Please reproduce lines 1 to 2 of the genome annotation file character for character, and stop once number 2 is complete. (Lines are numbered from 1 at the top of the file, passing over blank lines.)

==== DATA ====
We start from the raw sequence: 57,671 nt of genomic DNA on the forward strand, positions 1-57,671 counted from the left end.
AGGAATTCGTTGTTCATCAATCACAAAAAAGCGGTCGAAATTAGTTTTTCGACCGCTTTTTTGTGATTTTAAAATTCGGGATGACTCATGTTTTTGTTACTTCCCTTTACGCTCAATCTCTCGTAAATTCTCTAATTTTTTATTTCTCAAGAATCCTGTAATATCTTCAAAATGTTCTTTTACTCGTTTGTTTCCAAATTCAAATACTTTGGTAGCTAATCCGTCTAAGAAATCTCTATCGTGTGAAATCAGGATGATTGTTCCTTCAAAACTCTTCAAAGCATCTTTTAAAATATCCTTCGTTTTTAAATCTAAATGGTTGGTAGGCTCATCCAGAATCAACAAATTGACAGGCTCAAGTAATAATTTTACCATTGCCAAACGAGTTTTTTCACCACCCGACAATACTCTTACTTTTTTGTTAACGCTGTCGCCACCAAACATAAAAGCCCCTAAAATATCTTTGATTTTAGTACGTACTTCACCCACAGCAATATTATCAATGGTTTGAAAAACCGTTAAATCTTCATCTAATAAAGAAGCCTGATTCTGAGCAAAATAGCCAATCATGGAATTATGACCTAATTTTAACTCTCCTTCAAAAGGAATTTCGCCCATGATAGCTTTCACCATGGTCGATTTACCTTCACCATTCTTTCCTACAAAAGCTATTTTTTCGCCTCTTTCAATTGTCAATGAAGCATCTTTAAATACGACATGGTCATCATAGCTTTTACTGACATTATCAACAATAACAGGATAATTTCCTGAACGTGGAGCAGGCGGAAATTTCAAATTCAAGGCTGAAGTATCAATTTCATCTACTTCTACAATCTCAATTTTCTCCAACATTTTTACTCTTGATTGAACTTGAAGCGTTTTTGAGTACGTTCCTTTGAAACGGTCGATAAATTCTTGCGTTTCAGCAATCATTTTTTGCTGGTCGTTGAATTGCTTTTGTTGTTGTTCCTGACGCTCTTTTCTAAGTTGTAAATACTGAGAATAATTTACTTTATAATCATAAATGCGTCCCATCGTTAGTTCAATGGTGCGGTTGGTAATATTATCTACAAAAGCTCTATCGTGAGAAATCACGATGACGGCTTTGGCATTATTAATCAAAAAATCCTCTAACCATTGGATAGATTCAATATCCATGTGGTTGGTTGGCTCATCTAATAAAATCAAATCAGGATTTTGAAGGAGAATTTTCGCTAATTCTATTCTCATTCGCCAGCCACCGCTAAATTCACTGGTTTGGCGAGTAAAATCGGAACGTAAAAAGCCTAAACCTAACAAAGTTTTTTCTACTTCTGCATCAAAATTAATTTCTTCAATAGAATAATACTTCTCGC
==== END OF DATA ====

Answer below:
We start from the raw sequence: 57,671 nt of genomic DNA on the forward strand, positions 1-57,671 counted from the left end.
AGGAATTCGTTGTTCATCAATCACAAAAAAGCGGTCGAAATTAGTTTTTCGACCGCTTTTTTGTGATTTTAAAATTCGGGATGACTCATGTTTTTGTTACTTCCCTTTACGCTCAATCTCTCGTAAATTCTCTAATTTTTTATTTCTCAAGAATCCTGTAATATCTTCAAAATGTTCTTTTACTCGTTTGTTTCCAAATTCAAATACTTTGGTAGCTAATCCGTCTAAGAAATCTCTATCGTGTGAAATCAGGATGATTGTTCCTTCAAAACTCTTCAAAGCATCTTTTAAAATATCCTTCGTTTTTAAATCTAAATGGTTGGTAGGCTCATCCAGAATCAACAAATTGACAGGCTCAAGTAATAATTTTACCATTGCCAAACGAGTTTTTTCACCACCCGACAATACTCTTACTTTTTTGTTAACGCTGTCGCCACCAAACATAAAAGCCCCTAAAATATCTTTGATTTTAGTACGTACTTCACCCACAGCAATATTATCAATGGTTTGAAAAACCGTTAAATCTTCATCTAATAAAGAAGCCTGATTCTGAGCAAAATAGCCAATCATGGAATTATGACCTAATTTTAACTCTCCTTCAAAAGGAATTTCGCCCATGATAGCTTTCACCATGGTCGATTTACCTTCACCATTCTTTCCTACAAAAGCTATTTTTTCGCCTCTTTCAATTGTCAATGAAGCATCTTTAAATACGACATGGTCATCATAGCTTTTACTGACATTATCAACAATAACAGGATAATTTCCTGAACGTGGAGCAGGCGGAAATTTCAAATTCAAGGCTGAAGTATCAATTTCATCTACTTCTACAATCTCAATTTTCTCCAACATTTTTACTCTTGATTGAACTTGAAGCGTTTTTGAGTACGTTCCTTTGAAACGGTCGATAAATTCTTGCGTTTCAGCAATCATTTTTTGCTGGTCGTTGAATTGCTTTTGTTGTTGTTCCTGACGCTCTTTTCTAAGTTGTAAATACTGAGAATAATTTACTTTATAATCATAAATGCGTCCCATCGTTAGTTCAATGGTGCGGTTGGTAATATTATCTACAAAAGCTCTATCGTGAGAAATCACGATGACGGCTTTGGCATTATTAATCAAAAAATCCTCTAACCATTGGATAGATTCAATATCCATGTGGTTGGTTGGCTCATCTAATAAAATCAAATCAGGATTTTGAAGGAGAATTTTCGCTAATTCTATTCTCATTCGCCAGCCACCGCTAAATTCACTGGTTTGGCGAGTAAAATCGGAACGTAAAAAGCCTAAACCTAACAAAGTTTTTTCTACTTCTGCATCAAAATTAATTTCTTCAATAGAATAATACTTCTCGC